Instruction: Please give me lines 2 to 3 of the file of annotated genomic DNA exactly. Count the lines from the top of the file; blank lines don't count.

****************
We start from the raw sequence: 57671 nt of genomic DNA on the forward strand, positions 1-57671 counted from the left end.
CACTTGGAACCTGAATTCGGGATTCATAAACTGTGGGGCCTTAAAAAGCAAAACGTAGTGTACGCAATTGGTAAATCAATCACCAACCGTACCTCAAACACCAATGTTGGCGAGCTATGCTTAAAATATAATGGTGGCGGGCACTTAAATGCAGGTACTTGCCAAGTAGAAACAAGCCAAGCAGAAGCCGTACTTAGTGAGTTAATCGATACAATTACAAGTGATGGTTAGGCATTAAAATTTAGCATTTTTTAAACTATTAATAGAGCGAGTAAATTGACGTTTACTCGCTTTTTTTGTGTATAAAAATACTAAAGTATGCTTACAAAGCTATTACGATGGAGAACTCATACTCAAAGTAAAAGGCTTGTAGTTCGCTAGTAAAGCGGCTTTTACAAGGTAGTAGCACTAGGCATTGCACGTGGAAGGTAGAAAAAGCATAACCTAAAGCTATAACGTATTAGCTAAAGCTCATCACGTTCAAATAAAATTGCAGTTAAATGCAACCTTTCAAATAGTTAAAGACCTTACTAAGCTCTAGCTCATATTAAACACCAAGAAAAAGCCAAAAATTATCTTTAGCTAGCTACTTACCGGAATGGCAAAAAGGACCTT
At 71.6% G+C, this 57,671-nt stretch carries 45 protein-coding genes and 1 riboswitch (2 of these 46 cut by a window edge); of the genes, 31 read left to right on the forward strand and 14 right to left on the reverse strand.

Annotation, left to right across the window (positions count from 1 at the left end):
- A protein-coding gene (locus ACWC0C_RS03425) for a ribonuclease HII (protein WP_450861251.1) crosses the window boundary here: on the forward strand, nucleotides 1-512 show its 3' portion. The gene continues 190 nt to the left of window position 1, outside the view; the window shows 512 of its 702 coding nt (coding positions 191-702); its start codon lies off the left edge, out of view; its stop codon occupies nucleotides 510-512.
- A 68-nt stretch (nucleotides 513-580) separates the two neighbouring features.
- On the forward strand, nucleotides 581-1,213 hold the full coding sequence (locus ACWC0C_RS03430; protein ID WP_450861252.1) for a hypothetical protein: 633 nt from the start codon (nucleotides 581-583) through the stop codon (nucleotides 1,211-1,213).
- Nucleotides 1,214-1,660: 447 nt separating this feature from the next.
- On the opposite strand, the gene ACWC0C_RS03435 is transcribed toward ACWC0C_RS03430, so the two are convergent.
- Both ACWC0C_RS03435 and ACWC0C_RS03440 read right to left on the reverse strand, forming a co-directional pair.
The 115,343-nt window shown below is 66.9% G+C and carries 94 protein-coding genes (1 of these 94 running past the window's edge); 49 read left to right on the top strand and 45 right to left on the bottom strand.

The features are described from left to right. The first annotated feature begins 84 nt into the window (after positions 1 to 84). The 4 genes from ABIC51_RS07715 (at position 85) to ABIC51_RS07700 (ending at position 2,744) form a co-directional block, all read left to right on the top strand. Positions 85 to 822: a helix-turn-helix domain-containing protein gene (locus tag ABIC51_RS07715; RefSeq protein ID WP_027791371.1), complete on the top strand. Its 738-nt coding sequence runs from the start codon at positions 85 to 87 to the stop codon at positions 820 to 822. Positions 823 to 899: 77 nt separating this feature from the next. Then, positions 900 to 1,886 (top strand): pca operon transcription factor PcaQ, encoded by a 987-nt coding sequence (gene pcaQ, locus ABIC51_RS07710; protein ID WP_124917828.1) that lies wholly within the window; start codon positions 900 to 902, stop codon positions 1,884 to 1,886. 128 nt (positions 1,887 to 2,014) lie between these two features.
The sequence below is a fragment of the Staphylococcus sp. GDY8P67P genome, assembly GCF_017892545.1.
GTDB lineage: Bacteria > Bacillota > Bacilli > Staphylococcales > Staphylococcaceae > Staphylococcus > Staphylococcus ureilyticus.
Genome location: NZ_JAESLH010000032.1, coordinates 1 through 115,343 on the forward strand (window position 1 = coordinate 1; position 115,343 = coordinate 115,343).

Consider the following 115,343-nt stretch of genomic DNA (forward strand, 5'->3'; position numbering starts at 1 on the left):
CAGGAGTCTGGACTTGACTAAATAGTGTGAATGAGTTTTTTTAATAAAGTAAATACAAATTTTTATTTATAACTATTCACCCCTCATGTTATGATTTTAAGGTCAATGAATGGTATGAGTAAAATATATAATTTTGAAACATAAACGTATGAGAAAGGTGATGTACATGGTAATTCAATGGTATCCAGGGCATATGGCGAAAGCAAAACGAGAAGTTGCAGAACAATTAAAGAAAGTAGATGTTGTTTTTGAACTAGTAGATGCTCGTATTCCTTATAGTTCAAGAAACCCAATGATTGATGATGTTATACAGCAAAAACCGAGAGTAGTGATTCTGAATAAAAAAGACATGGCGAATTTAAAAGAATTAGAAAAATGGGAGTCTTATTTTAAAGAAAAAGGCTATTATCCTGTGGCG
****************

CACTTGGAACCTGAATTCGGGATTCATAAACTGTGGGGCCTTAAAAAGCAAAACGTAGTGTACGCAATTGGTAAATCAATCACCAACCGTACCTCAAACACCAATGTTGGCGAGCTATGCTTAAAATATAATGGTGGCGGGCACTTAAATGCAGGTACTTGCCAAGTAGAAACAAGCCAAGCAGAAGCCGTACTTAGTGAGTTAATCGATACAATTACAAGTGATGGTTAGGCATTAAAATTTAGCATTTTTTAAACTATTAATAGAGCGAGTAAATTGACGTTTACTCGCTTTTTTTGTGTATAAAAATACTAAAGTATGCTTACAAAGCTATTACGATGGAGAACTCATACTCAAAGTAAAAGGCTTGTAGTTCGCTAGTAAAGCGGCTTTTACAAGGTAGTAGCACTAGGCATTGCACGTGGAAGGTAGAAAAAGCATAACCTAAAGCTATAACGTATTAGCTAAAGCTCATCACGTTCAAATAAAATTGCAGTTAAATGCAACCTTTCAAATAGTTAAAGACCTTACTAAGCTCTAGCTCATATTAAACACCAAGAAAAAGCCAAAAATTATCTTTAGCTAGCTACTTACCGGAATGGCAAAAAGGACCTT
At 71.6% G+C, this 57,671-nt stretch carries 45 protein-coding genes and 1 riboswitch (2 of these 46 cut by a window edge); of the genes, 31 read left to right on the forward strand and 14 right to left on the reverse strand.